Over time by 19c. it became restricted to recompense stipulated to be paid a person periodically for services, usually a fixed sum. The Via Salaria was so called because the Sabines used it to fetch sea-salt near the Porta Collina. Japanese sarariman "male salaried worker," literally "salary-man," is from English.

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rent (n.1)

[payment for use of property], mid-12c., in a legal sense, "compensation made periodically, with reference to time of possession and use of property," from Old French rente "payment due; profit, income" and Medieval Latin renta, both from Vulgar Latin *rendita, noun use of fem. past participle of *rendere "to render" (see render (v.)).

It came into English earlier in a more general, and now obsolete, sense of "income, revenue" (late Old English). The sense in political economy, "what is left from the produce of the soil after deducting what is necessary to support the producers, interest, seed-corn, etc.," is by 1815. Rent-free is attested from 1630s.

Rents (to think how much of evil there is in the two senses of that four-lettered word ! In the two methods of intonation of its synonym, Tear !) [Ruskin, "Fors Claveriga"]
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murder (n.)

"unlawful killing of another human being by a person of sound mind with premeditated malice," c. 1300, murdre, earlier morþer, from Old English morðor (plural morþras) "secret killing of a person, unlawful killing," also "mortal sin, crime; punishment, torment, misery," from Proto-Germanic *murthran (source also of Goth maurþr, and, from a variant form of the same root, Old Saxon morth, Old Frisian morth, Old Norse morð, Middle Dutch moort, Dutch moord, German Mord "murder"), from suffixed form of PIE root *mer- "to rub away, harm" (also "to die" and forming words referring to death and to beings subject to death).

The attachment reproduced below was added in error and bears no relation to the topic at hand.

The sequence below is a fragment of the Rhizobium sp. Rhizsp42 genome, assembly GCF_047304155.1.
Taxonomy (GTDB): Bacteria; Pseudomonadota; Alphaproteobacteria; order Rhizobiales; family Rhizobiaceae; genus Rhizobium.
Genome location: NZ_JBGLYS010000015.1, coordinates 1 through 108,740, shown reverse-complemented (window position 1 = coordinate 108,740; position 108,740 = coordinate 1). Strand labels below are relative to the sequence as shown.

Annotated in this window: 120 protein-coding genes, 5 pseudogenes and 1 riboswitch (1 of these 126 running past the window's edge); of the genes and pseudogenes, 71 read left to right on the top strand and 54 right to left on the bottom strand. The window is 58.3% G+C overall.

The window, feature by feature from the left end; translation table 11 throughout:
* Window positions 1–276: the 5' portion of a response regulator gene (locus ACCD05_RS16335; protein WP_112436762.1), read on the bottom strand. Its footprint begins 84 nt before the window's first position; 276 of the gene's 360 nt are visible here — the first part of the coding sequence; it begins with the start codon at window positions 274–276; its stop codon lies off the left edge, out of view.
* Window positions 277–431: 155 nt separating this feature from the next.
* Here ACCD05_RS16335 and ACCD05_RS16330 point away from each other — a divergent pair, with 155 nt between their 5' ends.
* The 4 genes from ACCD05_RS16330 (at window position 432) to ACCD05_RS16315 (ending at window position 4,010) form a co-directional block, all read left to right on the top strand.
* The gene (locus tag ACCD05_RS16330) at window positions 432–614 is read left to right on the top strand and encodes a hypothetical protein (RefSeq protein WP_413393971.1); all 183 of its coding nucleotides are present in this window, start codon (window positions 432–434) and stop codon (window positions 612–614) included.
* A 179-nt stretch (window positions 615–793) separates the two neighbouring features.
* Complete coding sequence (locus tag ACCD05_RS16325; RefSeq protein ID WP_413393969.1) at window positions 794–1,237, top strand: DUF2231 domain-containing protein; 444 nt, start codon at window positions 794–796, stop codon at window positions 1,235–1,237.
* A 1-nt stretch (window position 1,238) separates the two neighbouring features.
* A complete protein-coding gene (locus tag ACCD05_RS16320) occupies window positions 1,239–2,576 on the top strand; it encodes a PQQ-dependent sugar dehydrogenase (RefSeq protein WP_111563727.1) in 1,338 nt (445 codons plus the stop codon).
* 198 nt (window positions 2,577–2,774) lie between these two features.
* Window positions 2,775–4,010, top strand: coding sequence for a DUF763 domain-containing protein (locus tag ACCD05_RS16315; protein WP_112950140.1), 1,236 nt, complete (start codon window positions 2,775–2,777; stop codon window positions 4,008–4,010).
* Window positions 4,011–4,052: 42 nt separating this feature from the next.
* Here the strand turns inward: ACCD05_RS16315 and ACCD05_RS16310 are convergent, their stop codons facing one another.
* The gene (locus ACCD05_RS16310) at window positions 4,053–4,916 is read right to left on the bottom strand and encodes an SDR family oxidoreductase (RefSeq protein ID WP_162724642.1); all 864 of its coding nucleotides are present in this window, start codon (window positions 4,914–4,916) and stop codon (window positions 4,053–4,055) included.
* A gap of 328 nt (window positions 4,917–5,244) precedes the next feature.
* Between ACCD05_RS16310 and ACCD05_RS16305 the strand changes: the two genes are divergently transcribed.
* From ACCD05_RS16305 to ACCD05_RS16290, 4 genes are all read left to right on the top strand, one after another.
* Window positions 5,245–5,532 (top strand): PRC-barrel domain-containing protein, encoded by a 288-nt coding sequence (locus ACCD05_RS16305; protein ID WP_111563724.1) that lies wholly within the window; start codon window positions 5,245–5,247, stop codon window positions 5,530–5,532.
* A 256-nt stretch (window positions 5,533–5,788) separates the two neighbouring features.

The spelling with -d- probably reflects influence of Anglo-French murdre, from Old French mordre, from Medieval Latin murdrum, which is from the Germanic word. A parallel form murther persisted into 19c.

In Old Norse, custom distinguished morð "secret slaughter" from vig "slaying." The former involved concealment, or slaying a man by night or when asleep, and was a heinous crime. The latter was not a disgrace, if the killer acknowledged his deed, but he was subject to vengeance or demand for compensation.

Mordre wol out that se we day by day. [Chaucer, "Nun's Priest's Tale," c. 1386]

Weakened sense of "very unpleasant situation" is from 1878. Inverted slang sense of "something excellent or terrific" is by 1940. As the name of a parlor or children's game, by 1933.